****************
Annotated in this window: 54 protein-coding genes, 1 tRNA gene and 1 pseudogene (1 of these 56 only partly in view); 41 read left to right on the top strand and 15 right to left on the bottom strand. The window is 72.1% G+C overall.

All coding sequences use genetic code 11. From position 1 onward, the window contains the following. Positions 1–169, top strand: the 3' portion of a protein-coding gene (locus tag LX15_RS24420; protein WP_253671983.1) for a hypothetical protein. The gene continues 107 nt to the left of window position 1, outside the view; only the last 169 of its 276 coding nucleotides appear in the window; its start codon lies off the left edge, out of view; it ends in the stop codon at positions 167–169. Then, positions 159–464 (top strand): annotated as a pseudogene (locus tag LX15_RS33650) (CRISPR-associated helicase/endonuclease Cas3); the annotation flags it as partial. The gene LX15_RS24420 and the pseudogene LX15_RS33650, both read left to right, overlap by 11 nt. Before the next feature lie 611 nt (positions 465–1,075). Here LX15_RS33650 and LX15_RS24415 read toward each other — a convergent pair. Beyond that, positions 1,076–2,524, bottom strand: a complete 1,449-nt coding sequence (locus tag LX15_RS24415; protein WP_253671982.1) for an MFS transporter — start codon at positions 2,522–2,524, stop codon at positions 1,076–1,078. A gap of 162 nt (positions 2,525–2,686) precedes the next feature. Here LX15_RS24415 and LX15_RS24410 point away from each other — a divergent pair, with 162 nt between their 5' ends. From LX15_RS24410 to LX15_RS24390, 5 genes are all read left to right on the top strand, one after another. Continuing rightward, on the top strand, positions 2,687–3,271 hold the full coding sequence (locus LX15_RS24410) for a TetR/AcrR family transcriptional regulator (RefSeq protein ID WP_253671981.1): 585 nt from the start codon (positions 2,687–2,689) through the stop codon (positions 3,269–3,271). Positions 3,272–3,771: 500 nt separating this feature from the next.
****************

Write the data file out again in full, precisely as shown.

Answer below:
Annotated in this window: 54 protein-coding genes, 1 tRNA gene and 1 pseudogene (1 of these 56 only partly in view); 41 read left to right on the top strand and 15 right to left on the bottom strand. The window is 72.1% G+C overall.

All coding sequences use genetic code 11. From position 1 onward, the window contains the following. Positions 1–169, top strand: the 3' portion of a protein-coding gene (locus tag LX15_RS24420; protein WP_253671983.1) for a hypothetical protein. The gene continues 107 nt to the left of window position 1, outside the view; only the last 169 of its 276 coding nucleotides appear in the window; its start codon lies off the left edge, out of view; it ends in the stop codon at positions 167–169. Then, positions 159–464 (top strand): annotated as a pseudogene (locus tag LX15_RS33650) (CRISPR-associated helicase/endonuclease Cas3); the annotation flags it as partial. The gene LX15_RS24420 and the pseudogene LX15_RS33650, both read left to right, overlap by 11 nt. Before the next feature lie 611 nt (positions 465–1,075). Here LX15_RS33650 and LX15_RS24415 read toward each other — a convergent pair. Beyond that, positions 1,076–2,524, bottom strand: a complete 1,449-nt coding sequence (locus tag LX15_RS24415; protein WP_253671982.1) for an MFS transporter — start codon at positions 2,522–2,524, stop codon at positions 1,076–1,078. A gap of 162 nt (positions 2,525–2,686) precedes the next feature. Here LX15_RS24415 and LX15_RS24410 point away from each other — a divergent pair, with 162 nt between their 5' ends. From LX15_RS24410 to LX15_RS24390, 5 genes are all read left to right on the top strand, one after another. Continuing rightward, on the top strand, positions 2,687–3,271 hold the full coding sequence (locus LX15_RS24410) for a TetR/AcrR family transcriptional regulator (RefSeq protein ID WP_253671981.1): 585 nt from the start codon (positions 2,687–2,689) through the stop codon (positions 3,269–3,271). Positions 3,272–3,771: 500 nt separating this feature from the next.